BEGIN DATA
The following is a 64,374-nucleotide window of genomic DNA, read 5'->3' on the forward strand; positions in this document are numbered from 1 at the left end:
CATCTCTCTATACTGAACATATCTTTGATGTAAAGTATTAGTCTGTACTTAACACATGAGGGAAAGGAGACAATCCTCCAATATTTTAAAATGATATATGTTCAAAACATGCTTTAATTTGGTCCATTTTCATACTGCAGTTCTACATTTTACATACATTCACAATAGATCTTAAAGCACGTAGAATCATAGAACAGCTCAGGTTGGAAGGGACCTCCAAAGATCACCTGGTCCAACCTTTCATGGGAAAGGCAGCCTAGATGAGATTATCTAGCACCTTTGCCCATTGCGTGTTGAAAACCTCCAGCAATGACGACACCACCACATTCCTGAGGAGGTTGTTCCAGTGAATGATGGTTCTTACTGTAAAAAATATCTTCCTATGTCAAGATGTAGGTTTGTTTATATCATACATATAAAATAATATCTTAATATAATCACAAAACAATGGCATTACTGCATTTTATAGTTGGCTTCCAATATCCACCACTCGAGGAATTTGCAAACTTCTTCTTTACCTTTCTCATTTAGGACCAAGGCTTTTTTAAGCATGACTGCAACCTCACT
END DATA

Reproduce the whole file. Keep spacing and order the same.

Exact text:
The following is a 64,374-nucleotide window of genomic DNA, read 5'->3' on the forward strand; positions in this document are numbered from 1 at the left end:
CATCTCTCTATACTGAACATATCTTTGATGTAAAGTATTAGTCTGTACTTAACACATGAGGGAAAGGAGACAATCCTCCAATATTTTAAAATGATATATGTTCAAAACATGCTTTAATTTGGTCCATTTTCATACTGCAGTTCTACATTTTACATACATTCACAATAGATCTTAAAGCACGTAGAATCATAGAACAGCTCAGGTTGGAAGGGACCTCCAAAGATCACCTGGTCCAACCTTTCATGGGAAAGGCAGCCTAGATGAGATTATCTAGCACCTTTGCCCATTGCGTGTTGAAAACCTCCAGCAATGACGACACCACCACATTCCTGAGGAGGTTGTTCCAGTGAATGATGGTTCTTACTGTAAAAAATATCTTCCTATGTCAAGATGTAGGTTTGTTTATATCATACATATAAAATAATATCTTAATATAATCACAAAACAATGGCATTACTGCATTTTATAGTTGGCTTCCAATATCCACCACTCGAGGAATTTGCAAACTTCTTCTTTACCTTTCTCATTTAGGACCAAGGCTTTTTTAAGCATGACTGCAACCTCACT